Could you also share a timetable for studying for PSLE?
Here are some ways you can help your child focus on what they are doing and some tips on planning a timetable:
- Create a routine that is structured, but not rigid. Include activities like playtime, study time, and mealtimes in their structure. Determining a conducive time to schedule tasks might require additional time as every child is unique. It is also important to schedule play time and mealtimes before setting up school tasks.
- Print out the schedule and put it somewhere easily accessible to them. Make it interactive by getting them to cross off the completed task.
- Set a visible timer (a phone or anything that can do countdowns), and when the time is up, give them a 5–10-minute break. Having a break (and using up any excess energy) will allow your child to return to their task more refreshed.
- Find your child’s learning style that best resonates with them. There are four main learning styles: visual, audio, reading/writing, and kinaesthetic. Based on their styles, you may create personalised study sessions. For example, if your child is a visual learner, you can draw out diagrams to explain concepts.
- Create a dedicated area in your house to study. Ensure that the spot is not one that is associated with other activities (such as sleeping, eating, or playing), as that might make it harder to enforce as a study spot.
- Reduce distractions (i.e. No TV on in the background).
How do I start my kid’s preparation for PSLE exam from primary 1?
- Build on values – curiosity on learning, perseverance when things get hard, diligence when handling a task, etc.
- Reduce screen time to improve attention span and engagement in the world.
- Build on your relationship with your child so that your child feels safe to come to you when things get hard.
- Be aware of your own expectations and emotional reactions/ behaviours.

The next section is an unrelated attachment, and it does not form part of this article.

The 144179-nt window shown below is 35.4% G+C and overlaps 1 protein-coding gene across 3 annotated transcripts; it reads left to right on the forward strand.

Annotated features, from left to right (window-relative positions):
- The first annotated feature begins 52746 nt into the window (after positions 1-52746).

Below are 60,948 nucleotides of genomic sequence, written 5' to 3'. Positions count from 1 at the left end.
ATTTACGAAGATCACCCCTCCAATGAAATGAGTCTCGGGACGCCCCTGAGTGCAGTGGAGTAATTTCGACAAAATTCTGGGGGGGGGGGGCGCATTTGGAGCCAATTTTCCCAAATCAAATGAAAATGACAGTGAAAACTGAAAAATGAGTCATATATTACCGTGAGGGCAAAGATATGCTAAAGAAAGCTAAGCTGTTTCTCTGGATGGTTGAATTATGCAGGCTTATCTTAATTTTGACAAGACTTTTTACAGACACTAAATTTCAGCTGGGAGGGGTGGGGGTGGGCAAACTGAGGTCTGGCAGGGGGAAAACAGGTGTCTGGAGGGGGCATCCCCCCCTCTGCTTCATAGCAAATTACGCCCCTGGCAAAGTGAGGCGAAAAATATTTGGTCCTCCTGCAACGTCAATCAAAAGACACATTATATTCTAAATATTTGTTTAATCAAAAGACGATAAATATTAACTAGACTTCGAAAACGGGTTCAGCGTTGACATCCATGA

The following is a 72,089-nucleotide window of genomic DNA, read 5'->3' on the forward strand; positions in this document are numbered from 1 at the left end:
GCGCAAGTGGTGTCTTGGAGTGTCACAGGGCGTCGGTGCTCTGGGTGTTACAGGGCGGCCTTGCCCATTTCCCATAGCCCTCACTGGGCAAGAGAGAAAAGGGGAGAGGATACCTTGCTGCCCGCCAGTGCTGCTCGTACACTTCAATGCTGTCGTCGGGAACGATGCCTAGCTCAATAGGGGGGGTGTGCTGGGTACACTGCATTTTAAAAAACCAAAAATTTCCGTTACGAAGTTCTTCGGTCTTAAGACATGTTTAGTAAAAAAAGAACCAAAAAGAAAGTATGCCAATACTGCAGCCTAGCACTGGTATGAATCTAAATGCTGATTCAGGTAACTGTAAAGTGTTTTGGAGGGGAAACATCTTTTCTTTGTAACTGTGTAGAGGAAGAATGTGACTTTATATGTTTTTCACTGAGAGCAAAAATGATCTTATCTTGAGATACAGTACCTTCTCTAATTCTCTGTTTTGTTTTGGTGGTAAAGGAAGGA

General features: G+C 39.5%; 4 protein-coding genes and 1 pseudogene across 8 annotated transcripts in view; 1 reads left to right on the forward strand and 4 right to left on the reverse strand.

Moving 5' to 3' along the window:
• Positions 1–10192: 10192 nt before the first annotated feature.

- Be mindful of your attitudes towards failure and success.
- Read widely and read together.
- Teach skills like emotion regulation, stress management, time management.
- PLAY. A child needs to play. Enjoy the play together. Teach our child that there’s a time to work hard and there’s a time to rest.
My P6 girl recently has changed from being passionate and keen with her studies to disliking her school and her form teacher. How do I encourage her again?
To help your child regain their motivation, it’s important to listen to her concerns and frustrations about school. As she shares, acknowledge her feelings, and work through her emotions together without judgment. Encouraging a growth mindset can also help. This can be done through discussion of any challenges with your child and viewing these challenges as opportunities for learning and growth. If your child is worried about falling below expected grades, focus on what can be learned from the process.
When it comes to setting up a reward system, will it become a habit that kids to expect to be rewarded every time they do well? When they move on to the working world in future, will they expect similar reward for their performance at work? Is this healthy?
It is important to find a balance between rewarding your child’s behaviour and creating an expectation of rewards for every good effort. Over-reliance on external rewards can diminish intrinsic motivation and lead to a decrease in engagement. To help manage that, instead of rewarding good grades (outcomes), it is recommended to encourage desired values, such as curiosity and perseverance (process).
With regards to expecting rewards when in the working world, it is important that parents cultivate the importance of intrinsic motivation and the contentment that arises from completing tasks well, rather than depending on external rewards. When used appropriately, healthy reward systems encourage effort, but should not create an unhealthy dependence on external rewards.
Can my child have one to two hours of nap time and six to eight hours of night rest?
Children over six years old should get all their sleep at night. If necessary, a maximum of 30 minutes for nap (and make sure they wake up by late afternoon) can tackle fatigue. It is important that primary school children get 9-11 hours of total sleep.
Will it be okay to have music on while studying or doing homework?
It really depends on the individual. Some work better and some get distracted. It will be helpful to check in with your child!
Dr Annabelle Chow advises parents to see a doctor should their child display these signs of depression and anxiety
How to Manage Your Child’s Mental Health and Emotions
How to handle my child’s stress ?
Here are some healthy ways to manage stress in your children:
- Model stress management – Have open conversations with your child and work through any emotions that arise in them. Model how you, as a parent would handle stress. For example, verbalising your feelings and talking them out with someone.
- Practise healthy coping – Do deep breathing exercises with your child or talk a walk together.
- Guide them through problem-solving – Encourage your child to identify their concerns and brainstorm ways to work around them.
How do I know if I need to bring my child to see a psychologist? Any red flags I need to take note of?